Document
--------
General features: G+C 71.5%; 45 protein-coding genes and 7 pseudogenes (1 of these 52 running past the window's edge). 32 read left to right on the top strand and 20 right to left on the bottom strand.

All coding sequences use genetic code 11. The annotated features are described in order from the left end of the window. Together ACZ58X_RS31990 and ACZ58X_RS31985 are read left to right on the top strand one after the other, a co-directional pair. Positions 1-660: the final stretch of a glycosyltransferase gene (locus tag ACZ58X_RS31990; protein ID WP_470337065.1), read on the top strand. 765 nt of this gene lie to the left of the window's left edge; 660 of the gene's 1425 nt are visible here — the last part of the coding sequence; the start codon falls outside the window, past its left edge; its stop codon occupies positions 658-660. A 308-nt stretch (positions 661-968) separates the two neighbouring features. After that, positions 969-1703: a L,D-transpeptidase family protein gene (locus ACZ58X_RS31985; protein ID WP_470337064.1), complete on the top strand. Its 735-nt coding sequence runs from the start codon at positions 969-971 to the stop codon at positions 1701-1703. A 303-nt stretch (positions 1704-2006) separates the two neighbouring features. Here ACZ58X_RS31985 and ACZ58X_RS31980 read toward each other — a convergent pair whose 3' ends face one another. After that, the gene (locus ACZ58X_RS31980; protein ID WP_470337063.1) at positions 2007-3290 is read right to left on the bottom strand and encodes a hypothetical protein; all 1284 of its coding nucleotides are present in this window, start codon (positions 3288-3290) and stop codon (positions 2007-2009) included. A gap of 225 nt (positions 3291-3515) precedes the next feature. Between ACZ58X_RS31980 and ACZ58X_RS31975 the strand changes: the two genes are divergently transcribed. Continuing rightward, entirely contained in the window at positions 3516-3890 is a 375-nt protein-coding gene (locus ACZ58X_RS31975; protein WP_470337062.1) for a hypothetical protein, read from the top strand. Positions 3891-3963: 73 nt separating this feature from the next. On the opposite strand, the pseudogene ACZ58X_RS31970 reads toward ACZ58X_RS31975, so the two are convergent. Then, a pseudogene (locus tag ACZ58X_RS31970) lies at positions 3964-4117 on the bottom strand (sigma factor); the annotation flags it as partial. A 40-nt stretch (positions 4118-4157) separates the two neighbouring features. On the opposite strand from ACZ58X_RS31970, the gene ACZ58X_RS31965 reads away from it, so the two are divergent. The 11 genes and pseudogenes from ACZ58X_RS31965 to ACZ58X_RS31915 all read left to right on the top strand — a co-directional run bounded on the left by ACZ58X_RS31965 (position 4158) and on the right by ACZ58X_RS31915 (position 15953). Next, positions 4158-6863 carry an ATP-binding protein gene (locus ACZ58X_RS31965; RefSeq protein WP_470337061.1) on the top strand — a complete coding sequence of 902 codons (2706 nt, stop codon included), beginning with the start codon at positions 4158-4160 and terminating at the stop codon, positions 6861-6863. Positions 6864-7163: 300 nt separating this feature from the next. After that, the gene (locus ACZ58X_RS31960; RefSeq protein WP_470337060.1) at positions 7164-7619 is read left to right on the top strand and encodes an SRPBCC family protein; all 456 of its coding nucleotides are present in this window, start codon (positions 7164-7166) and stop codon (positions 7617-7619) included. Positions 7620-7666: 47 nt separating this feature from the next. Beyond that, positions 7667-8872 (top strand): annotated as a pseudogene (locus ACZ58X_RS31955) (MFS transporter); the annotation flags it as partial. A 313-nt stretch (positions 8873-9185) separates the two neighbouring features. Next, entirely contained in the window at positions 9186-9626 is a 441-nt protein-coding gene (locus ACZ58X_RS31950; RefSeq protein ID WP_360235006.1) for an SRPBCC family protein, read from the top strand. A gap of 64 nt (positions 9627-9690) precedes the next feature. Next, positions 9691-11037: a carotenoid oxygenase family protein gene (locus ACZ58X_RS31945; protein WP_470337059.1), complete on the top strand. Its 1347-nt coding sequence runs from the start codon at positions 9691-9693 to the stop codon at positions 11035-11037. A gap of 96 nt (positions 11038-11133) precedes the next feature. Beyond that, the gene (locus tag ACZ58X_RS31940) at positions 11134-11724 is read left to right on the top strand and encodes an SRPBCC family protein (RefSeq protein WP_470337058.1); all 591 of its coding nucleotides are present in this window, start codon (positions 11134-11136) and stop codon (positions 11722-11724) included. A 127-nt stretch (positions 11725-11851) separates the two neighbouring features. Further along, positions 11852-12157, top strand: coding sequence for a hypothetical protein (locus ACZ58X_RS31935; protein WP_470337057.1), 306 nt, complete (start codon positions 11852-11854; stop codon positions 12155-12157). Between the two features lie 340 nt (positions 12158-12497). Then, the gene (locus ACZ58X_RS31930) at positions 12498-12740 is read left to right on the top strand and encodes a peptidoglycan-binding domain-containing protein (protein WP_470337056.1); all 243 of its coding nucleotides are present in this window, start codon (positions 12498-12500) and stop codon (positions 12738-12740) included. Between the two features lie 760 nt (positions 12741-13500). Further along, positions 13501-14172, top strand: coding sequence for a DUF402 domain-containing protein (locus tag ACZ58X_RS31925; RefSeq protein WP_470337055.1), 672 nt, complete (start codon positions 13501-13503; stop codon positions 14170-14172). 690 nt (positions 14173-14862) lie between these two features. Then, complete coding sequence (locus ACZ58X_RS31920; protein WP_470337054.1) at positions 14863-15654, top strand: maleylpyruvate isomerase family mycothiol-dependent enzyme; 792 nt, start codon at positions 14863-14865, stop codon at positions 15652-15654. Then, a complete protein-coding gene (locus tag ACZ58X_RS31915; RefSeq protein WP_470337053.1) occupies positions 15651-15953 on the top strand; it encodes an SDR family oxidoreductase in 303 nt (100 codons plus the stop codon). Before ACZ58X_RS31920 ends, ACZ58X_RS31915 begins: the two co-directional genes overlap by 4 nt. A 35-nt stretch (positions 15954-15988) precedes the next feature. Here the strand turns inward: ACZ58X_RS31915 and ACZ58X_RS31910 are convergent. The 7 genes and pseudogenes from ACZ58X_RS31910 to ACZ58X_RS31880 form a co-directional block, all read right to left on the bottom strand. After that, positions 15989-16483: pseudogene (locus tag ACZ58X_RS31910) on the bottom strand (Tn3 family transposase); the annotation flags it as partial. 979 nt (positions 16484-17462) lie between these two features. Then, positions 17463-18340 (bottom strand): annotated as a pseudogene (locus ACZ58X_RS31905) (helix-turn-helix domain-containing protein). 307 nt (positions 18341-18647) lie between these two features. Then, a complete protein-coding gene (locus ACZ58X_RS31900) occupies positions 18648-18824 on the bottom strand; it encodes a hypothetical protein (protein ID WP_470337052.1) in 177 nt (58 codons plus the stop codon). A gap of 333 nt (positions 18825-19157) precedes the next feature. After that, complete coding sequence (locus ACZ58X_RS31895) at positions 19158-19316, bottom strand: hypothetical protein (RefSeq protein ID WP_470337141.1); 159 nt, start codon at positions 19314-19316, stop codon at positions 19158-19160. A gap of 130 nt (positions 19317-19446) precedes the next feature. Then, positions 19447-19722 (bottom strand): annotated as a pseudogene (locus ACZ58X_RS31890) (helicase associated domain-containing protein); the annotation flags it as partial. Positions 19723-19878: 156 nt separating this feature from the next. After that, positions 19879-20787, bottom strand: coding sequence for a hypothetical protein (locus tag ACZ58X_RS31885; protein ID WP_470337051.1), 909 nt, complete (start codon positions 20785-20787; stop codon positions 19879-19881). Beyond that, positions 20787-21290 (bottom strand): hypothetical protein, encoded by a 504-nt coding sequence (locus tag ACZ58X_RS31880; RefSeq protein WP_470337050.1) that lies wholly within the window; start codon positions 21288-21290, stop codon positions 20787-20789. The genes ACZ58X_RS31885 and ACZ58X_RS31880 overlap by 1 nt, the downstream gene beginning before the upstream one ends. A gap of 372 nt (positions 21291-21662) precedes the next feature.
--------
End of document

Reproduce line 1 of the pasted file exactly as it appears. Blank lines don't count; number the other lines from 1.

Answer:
General features: G+C 71.5%; 45 protein-coding genes and 7 pseudogenes (1 of these 52 running past the window's edge). 32 read left to right on the top strand and 20 right to left on the bottom strand.